Winner of the 'Casa Chata Award' for the Best Book of 1994 (Spanish edition)In charting the paradoxical effects of power and knowledge on the everyday life of subordinate people, this book offers a major rethinking of domination and the agricultural labor process. Challenging the belief that ethnography is theoretically weak, the author provides a fresh perspective on rural workers' responses to the development of transnational production systems and the transformations of agrarian structures brought about by the complex interactions of global and local forces. In questioning ingrained assumptions about worker consciousness, the author exposes the naivete of past approaches and the role of power and hegemony in the micro-politics of human relations. This book is obligatory reading for anyone interested in current debates about "resistance," development, and the future of rural societies.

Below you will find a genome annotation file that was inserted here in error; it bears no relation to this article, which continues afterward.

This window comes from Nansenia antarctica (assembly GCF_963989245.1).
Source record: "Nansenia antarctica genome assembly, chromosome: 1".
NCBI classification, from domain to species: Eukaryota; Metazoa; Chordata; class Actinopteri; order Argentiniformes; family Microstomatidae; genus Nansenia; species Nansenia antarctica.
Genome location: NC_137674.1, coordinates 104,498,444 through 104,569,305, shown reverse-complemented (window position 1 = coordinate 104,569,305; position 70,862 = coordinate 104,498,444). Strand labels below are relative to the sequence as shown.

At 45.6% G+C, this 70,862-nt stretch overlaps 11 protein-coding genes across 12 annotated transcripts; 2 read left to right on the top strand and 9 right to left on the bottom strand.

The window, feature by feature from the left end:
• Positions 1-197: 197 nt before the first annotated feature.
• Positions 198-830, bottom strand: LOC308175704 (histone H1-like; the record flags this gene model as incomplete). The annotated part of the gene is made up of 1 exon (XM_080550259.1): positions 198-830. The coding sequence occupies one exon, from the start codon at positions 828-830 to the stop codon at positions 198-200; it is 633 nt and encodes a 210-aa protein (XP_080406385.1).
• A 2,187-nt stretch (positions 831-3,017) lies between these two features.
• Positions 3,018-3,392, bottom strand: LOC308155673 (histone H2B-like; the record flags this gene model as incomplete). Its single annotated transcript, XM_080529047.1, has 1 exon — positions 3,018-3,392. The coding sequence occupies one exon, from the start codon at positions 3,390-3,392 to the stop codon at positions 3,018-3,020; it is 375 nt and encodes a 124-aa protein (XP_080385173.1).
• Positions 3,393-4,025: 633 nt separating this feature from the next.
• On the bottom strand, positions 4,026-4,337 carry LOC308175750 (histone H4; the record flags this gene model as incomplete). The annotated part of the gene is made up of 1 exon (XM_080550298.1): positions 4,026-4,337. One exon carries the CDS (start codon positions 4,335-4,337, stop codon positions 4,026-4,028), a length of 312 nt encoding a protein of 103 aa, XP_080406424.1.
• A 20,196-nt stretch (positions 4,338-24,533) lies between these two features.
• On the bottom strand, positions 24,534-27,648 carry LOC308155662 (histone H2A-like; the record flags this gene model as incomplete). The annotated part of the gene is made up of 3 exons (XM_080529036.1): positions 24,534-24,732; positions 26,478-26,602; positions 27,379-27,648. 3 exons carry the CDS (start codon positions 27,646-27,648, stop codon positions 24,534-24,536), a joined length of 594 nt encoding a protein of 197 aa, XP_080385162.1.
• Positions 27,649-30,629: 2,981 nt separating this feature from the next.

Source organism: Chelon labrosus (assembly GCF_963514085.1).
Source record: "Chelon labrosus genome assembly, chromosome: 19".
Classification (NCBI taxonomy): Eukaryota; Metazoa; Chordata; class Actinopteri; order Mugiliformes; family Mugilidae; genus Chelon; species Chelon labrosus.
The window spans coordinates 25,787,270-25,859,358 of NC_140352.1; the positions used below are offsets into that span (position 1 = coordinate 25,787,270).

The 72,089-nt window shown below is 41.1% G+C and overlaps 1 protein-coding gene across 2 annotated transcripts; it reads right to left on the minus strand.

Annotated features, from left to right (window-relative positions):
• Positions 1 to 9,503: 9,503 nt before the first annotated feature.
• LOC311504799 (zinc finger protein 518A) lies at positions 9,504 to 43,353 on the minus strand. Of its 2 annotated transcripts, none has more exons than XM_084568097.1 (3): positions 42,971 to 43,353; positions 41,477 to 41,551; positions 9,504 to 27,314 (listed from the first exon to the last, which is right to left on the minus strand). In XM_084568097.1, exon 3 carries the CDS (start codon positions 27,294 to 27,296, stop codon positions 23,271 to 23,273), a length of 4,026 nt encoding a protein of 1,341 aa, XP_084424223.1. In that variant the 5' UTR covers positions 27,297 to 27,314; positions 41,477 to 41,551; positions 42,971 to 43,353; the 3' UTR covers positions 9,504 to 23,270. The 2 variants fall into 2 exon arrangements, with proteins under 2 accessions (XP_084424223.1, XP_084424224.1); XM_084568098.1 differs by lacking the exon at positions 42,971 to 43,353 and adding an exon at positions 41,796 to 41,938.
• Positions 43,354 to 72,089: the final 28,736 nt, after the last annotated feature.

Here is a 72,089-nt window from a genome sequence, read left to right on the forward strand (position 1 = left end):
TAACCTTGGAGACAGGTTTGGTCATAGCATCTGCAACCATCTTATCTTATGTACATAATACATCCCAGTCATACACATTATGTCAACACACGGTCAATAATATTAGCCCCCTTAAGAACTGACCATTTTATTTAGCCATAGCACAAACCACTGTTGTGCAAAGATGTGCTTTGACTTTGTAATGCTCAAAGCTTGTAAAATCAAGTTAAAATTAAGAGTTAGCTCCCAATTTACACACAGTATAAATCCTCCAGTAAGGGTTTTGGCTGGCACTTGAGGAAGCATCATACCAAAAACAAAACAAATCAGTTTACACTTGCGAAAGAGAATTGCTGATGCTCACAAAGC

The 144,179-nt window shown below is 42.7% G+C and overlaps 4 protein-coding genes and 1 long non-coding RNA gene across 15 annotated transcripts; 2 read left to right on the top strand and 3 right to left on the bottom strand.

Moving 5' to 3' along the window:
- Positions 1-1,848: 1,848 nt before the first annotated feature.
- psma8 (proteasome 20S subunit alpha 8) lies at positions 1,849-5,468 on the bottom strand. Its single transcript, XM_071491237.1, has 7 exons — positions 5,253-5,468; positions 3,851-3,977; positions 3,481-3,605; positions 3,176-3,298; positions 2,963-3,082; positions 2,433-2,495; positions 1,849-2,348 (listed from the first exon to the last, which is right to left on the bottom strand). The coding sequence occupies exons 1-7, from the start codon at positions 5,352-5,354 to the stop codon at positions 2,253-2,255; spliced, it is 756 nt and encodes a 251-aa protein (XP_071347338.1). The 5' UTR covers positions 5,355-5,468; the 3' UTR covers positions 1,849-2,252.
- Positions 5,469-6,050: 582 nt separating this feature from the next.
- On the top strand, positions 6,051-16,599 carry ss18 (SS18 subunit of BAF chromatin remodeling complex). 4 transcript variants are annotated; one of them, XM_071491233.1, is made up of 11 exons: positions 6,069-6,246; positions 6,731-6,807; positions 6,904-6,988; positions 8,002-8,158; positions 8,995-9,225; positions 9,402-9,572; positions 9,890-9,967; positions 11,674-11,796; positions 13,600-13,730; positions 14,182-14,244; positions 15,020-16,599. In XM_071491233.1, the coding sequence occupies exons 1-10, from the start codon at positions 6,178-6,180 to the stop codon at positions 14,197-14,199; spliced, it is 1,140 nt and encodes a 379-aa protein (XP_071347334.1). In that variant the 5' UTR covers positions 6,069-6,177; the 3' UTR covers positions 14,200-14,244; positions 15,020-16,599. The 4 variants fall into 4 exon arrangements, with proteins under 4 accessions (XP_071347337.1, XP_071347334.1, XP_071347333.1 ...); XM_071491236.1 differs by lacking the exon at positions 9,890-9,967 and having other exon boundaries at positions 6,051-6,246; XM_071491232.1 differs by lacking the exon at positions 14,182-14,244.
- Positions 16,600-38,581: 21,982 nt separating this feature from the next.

Searching for new ways of understanding farmworkers; plunging into the garlic - methodological issues and challenges; tomato work; the politics of tomato work - agribusiness in Autlan history; on worker's power and skills; the force of irony and the irony of power; exploring the opportunities of social change - a theoretical discussion.